X-ray diffraction pattern of a Bi85Sb15 sample after SPS. The diffraction peaks are indexed using the ICDD XRD profile for Bi since Sb and Bi are isostructural elements.

Energy-dispersive X-Ray Spectroscopy (EDS) was used to examine sample homogeneity. Sb concentration mappings were performed on an as cast ingot and an SPS sample. In Fig. 3(a), the density of green dots in an area represents the concentration of Sb content. In the as-quenched ingot, where a clear inhomogeneous distribution can be seen by eye, which was confirmed via a line scan at intervals of 25 microns as shown in Fig. 3(b). This inhomogeneity is present even after a liquid nitrogen quench, which means appreciable phase segregation can occur on the order of seconds, causing large concentration differences up to nearly 30% at different spots. In contrast, the Sb concentration distribution for the sample after melt-spinning and spark plasma sintering showed a much smaller range of Sb concentration variation, under 1 at.% Sb, as shown in Fig. 3(b), indicating an effective homogenization was achieved through rapid cooling by melt-spinning.

Figure 3

(a) Sb concentration mapping of Bi85Sb15 using energy-dispersive spectroscopy (EDS). Left: As-cast ingot; Right: SPS sample. (b) Elemental concentration of Sb obtained by scanning along the white lines shown in (a). Bi concentration profile was obtained using the corresponding Bi concentration map.

The surface of Bi-Sb sample was well polished to provide a smooth finish in preparation for micro-structure study using scanning electron microscopy. Figure 4 shows the SEM images for the SPS Bi85Sb15 sample, fine grains of micron size can be seen. The ETD image shows the surface information of the cross section while the CBS image shows the topographical details. Electron backscatter diffraction (EBSD) images could be found in the supplementary materials for further grain information. By fracturing the sample, we also found nano-size particles that seem to have been embedded among the micron-size matrix grains. The microstructure observed by us is similar to that reported by Luo et al.20.

Figure 4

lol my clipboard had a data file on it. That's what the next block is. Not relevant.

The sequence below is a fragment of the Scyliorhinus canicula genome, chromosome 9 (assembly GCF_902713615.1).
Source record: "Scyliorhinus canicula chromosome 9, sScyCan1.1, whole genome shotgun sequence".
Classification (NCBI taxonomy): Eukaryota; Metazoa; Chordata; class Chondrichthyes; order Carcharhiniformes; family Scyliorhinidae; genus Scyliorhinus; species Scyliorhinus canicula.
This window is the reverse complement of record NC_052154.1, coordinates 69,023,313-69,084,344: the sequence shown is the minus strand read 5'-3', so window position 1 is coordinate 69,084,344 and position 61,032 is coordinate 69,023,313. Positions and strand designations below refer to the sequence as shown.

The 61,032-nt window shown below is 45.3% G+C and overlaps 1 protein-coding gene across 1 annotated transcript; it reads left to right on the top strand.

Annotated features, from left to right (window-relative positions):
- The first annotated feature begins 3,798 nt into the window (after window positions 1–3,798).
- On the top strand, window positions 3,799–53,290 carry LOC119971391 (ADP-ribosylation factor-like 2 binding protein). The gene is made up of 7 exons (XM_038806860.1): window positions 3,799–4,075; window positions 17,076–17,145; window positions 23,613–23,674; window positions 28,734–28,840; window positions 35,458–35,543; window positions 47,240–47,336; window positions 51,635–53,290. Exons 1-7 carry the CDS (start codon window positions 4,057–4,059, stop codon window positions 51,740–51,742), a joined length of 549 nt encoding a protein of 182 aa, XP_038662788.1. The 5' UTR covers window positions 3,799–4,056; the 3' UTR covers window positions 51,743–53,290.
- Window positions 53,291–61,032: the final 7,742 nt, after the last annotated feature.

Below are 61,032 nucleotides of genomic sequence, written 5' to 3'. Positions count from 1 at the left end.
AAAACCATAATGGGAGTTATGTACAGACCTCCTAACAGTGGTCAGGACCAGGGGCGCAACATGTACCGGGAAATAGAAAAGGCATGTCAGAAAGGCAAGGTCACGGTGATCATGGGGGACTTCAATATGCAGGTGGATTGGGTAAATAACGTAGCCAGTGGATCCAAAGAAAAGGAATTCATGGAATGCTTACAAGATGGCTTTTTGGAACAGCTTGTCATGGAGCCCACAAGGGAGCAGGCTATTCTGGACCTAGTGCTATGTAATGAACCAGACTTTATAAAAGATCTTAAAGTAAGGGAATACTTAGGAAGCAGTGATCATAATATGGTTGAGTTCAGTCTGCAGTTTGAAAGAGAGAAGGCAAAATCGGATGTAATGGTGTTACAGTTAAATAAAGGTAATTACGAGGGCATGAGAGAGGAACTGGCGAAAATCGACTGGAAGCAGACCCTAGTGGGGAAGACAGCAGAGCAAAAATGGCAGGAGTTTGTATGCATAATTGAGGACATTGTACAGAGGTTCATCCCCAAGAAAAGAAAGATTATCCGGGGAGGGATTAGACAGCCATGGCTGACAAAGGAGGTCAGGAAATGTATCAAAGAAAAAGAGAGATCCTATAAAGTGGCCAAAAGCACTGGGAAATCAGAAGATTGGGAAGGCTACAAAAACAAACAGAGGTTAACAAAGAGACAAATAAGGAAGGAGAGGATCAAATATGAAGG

Micro-structure images taken by scanning electron microscope (SEM) on the cross section of SPS Bi85Sb15 sample. The scale bar is 50 μm. (a) Image taken from the Everhart-Thornley detector (ETD); (b) image taken from the concentric ring backscatter detector (CBS).

Thermoelectric transport properties

Figure 5 shows resistivity, Seebeck coefficient, power factor, and Hall coefficient as measured by PPMS. The results for single crystals reported by Yim and Amith are shown for comparison as solid green lines14. In order to directly compare their results with our polycrystalline sample, an average along three orthogonal axes (trigonal, binary, and bisectrix axes) was taken of the single crystal results for electrical conductivity, Seebeck coefficient, and thermal conductivity14. At low temperature, the electron-dominated transport infers an electron carrier density of 1017 cm−3 and high mobility of 104 cm2/V.s. As discussed below, the large electron carrier mobility plays an important role in the magneto-thermoelectric effect in Bi-Sb. The fast increase in resistivity of the SPS Bi85Sb15 fine-grained sample is likely caused by carriers scattering at grain boundaries as the mean free path of carriers increases to the micron size at low temperatures in this high mobility solid solution alloy. The latter leads to an apparent increase in the bandgap relative to that observed in single crystals, but comparable to those reported for other fine-grained samples7. The higher resistivity in Bi-Sb also resulted in an increase in the Seebeck coefficient as seen in other thermoelectric alloys26. The negative Hall coefficient trends towards zero at increasing temperature, indicating the increasing role of hole carriers.

Figure 5

Resistivity (a), Seebeck coefficient (b), power factor (c), and Hall coefficient (d) results for the SPS Bi85Sb15 sample. For parts (ac), the red circles denote experimental data measured with PPMS, blue dashed lines represent simulation results from the two-band effective mass model, and green solid lines are the literature values from the averaged single crystal reference experiments by Yim and Amith14.

Two-band effective mass model analysis